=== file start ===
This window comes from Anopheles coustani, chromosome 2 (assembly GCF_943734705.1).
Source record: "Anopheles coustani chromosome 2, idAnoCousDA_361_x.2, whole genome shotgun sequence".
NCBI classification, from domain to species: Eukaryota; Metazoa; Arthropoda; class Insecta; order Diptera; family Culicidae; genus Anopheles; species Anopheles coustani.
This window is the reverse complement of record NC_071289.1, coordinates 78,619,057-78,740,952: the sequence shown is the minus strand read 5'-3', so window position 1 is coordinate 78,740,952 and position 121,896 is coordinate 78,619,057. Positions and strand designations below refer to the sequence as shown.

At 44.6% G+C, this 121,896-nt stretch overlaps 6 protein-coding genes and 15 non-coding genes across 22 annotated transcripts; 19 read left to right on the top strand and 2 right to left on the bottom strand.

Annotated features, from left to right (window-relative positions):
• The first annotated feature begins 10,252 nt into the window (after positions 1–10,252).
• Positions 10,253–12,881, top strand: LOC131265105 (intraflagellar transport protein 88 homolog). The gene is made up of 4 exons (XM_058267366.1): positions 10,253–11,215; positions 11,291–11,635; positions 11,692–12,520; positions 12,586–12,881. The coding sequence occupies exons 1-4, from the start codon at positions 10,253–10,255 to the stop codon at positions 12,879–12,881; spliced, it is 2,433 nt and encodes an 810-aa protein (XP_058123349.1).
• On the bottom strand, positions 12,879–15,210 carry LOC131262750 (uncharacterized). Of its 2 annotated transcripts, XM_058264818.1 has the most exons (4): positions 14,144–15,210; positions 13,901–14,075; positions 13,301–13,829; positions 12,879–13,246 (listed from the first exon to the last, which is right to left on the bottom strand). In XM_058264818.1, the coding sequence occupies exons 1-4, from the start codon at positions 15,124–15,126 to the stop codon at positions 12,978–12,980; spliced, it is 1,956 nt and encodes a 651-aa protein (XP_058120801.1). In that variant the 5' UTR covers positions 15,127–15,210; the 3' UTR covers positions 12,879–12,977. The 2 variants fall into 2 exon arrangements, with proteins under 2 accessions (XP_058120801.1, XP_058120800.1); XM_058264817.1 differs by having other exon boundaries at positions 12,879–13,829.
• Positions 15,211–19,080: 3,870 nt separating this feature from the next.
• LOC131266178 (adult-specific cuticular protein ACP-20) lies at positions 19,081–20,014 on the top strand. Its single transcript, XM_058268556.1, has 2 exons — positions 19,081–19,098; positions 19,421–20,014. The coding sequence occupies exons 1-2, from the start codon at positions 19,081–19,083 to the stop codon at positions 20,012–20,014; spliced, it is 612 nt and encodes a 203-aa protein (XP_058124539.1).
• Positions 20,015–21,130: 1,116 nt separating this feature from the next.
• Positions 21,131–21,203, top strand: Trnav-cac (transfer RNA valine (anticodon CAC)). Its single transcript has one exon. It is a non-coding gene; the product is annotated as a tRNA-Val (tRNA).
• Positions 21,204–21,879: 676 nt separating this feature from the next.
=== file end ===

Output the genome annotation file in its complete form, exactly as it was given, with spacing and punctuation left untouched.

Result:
This window comes from Anopheles coustani, chromosome 2 (assembly GCF_943734705.1).
Source record: "Anopheles coustani chromosome 2, idAnoCousDA_361_x.2, whole genome shotgun sequence".
NCBI classification, from domain to species: Eukaryota; Metazoa; Arthropoda; class Insecta; order Diptera; family Culicidae; genus Anopheles; species Anopheles coustani.
This window is the reverse complement of record NC_071289.1, coordinates 78,619,057-78,740,952: the sequence shown is the minus strand read 5'-3', so window position 1 is coordinate 78,740,952 and position 121,896 is coordinate 78,619,057. Positions and strand designations below refer to the sequence as shown.

At 44.6% G+C, this 121,896-nt stretch overlaps 6 protein-coding genes and 15 non-coding genes across 22 annotated transcripts; 19 read left to right on the top strand and 2 right to left on the bottom strand.

Annotated features, from left to right (window-relative positions):
• The first annotated feature begins 10,252 nt into the window (after positions 1–10,252).
• Positions 10,253–12,881, top strand: LOC131265105 (intraflagellar transport protein 88 homolog). The gene is made up of 4 exons (XM_058267366.1): positions 10,253–11,215; positions 11,291–11,635; positions 11,692–12,520; positions 12,586–12,881. The coding sequence occupies exons 1-4, from the start codon at positions 10,253–10,255 to the stop codon at positions 12,879–12,881; spliced, it is 2,433 nt and encodes an 810-aa protein (XP_058123349.1).
• On the bottom strand, positions 12,879–15,210 carry LOC131262750 (uncharacterized). Of its 2 annotated transcripts, XM_058264818.1 has the most exons (4): positions 14,144–15,210; positions 13,901–14,075; positions 13,301–13,829; positions 12,879–13,246 (listed from the first exon to the last, which is right to left on the bottom strand). In XM_058264818.1, the coding sequence occupies exons 1-4, from the start codon at positions 15,124–15,126 to the stop codon at positions 12,978–12,980; spliced, it is 1,956 nt and encodes a 651-aa protein (XP_058120801.1). In that variant the 5' UTR covers positions 15,127–15,210; the 3' UTR covers positions 12,879–12,977. The 2 variants fall into 2 exon arrangements, with proteins under 2 accessions (XP_058120801.1, XP_058120800.1); XM_058264817.1 differs by having other exon boundaries at positions 12,879–13,829.
• Positions 15,211–19,080: 3,870 nt separating this feature from the next.
• LOC131266178 (adult-specific cuticular protein ACP-20) lies at positions 19,081–20,014 on the top strand. Its single transcript, XM_058268556.1, has 2 exons — positions 19,081–19,098; positions 19,421–20,014. The coding sequence occupies exons 1-2, from the start codon at positions 19,081–19,083 to the stop codon at positions 20,012–20,014; spliced, it is 612 nt and encodes a 203-aa protein (XP_058124539.1).
• Positions 20,015–21,130: 1,116 nt separating this feature from the next.
• Positions 21,131–21,203, top strand: Trnav-cac (transfer RNA valine (anticodon CAC)). Its single transcript has one exon. It is a non-coding gene; the product is annotated as a tRNA-Val (tRNA).
• Positions 21,204–21,879: 676 nt separating this feature from the next.